By M. Scott Morris/NEMS Daily Journal
TUPELO – Friends, family and well-wishers stood to applaud when Grace Clark was named 2012 Outstanding Citizen during the 49th Junior Auxiliary Charity Ball at the BancorpSouth Arena on Friday.
She walked through an aisle lined with paper lanterns and bamboo, then family members with flowers met her on stage.
“What an overwhelming honor this is, and how humbling,” Clark said.
She said Tupelo’s dedication to service inspired her to donate her time and talents. She accepted the award in part on behalf of all of the people who volunteer with her.
“It’s been a privilege to be a part of this community,” she said.
Julie Smith, JA president, said Clark “represents Tupelo’s great volunteer spirit.”
“She has served our community in a variety of ways,” Smith said, “but it is her devotion and servant’s heart that speak volumes.”
Clark’s contributions include serving as board president for North Mississippi Habitat for Humanity, United Way of Northeast Mississippi, Tupelo Junior Auxiliary, Tupelo Symphony League and CREATE Foundation.
“Grace has no ulterior motives for her service,” said Lewis Whitfield, the 2000 Outstanding Citizen. “She only wants to help other people meet their needs and, by doing so, to improve our community.”
Over the years, she’s devoted her energy to Good Samaritan Free Clinic, Community Development Foundation, Big Brothers Big Sisters, Mississippi University for Women Foundation, Family Resource Center, Family First, Tupelo Housing Authority, HealthWorks! and numerous others.
“Grace has been involved in many charitable endeavors, but the one that is dear to our hearts is the Gardner-Simmons Home for Girls,” said Sue Gardner, owner of Sue Gardner Realty. “Without the hard work and forward thinking of Grace, the home would have never gotten off the ground. Grace spearheaded the organizational efforts and did whatever it took to get it operating.”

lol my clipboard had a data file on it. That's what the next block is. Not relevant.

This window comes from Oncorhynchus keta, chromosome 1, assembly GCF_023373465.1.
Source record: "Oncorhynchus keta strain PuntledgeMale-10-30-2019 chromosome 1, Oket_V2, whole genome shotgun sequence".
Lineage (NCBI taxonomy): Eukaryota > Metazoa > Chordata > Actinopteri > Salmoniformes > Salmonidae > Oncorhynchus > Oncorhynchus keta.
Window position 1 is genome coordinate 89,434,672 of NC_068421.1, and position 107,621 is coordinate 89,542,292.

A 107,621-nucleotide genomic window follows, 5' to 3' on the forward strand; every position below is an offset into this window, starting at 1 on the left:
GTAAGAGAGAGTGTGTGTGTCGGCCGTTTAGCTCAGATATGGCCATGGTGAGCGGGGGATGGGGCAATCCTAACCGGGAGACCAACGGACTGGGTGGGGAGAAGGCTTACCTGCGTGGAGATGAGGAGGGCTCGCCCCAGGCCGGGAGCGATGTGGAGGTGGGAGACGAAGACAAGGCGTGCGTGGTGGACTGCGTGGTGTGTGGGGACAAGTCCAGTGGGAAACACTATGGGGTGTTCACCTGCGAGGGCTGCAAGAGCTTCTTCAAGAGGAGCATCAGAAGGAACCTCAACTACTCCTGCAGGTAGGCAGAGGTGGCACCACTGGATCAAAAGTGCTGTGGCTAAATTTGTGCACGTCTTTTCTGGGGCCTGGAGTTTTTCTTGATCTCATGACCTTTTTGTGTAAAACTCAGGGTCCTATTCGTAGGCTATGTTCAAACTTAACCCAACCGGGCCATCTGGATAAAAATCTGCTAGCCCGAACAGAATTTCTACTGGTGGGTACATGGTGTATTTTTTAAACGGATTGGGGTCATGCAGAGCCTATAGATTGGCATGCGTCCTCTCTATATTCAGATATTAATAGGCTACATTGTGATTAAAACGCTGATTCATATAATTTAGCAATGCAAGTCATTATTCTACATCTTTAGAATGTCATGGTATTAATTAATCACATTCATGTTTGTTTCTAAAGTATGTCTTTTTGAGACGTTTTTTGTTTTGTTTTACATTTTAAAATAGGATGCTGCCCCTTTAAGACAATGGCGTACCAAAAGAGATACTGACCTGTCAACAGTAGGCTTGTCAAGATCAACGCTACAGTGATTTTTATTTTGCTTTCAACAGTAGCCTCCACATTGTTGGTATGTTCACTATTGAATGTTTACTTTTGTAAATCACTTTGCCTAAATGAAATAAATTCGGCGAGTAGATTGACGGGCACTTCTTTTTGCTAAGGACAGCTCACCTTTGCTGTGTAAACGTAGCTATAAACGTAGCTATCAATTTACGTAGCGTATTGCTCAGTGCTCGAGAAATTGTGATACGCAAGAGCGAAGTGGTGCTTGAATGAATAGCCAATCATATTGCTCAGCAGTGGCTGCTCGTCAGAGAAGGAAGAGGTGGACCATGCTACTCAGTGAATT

Dean Hancock, president of Health Care Foundation of North Mississippi, cited Clark’s vision, leadership, personal commitment and advocacy for others.
“When Grace Clark speaks, people listen,” he said. “They do so because they respect her strong, compassionate character traits, and they know she will back her words with action.”
Clark grew up in Pheba. After graduating West Point High School, she went to MUW, where she majored in mathematics and minored in political science.
She and her husband, Dr. Douglas Clark Jr., have three children, Chris Clark, Kelly Clark Putt and Sally Clark Adams, and eight grandchildren.
“We’re a partnership, Doug and me,” Clark said. “I may have been out front, but he was there supporting me.”
A member of First United Methodist Church for nearly 35 years, she’s past chairman of the church’s Administrative Board and the Staff Parish Relations Committee. She’s also taught Sunday school.
“Many of us have teased Grace by calling her ‘Amazing Grace,’ but it is truly an appropriate appellation,” said Aubrey Patterson, the 2006 Outstanding Citizen. “She is an amazing individual who has provided leadership to practically every worthwhile organization in our city.”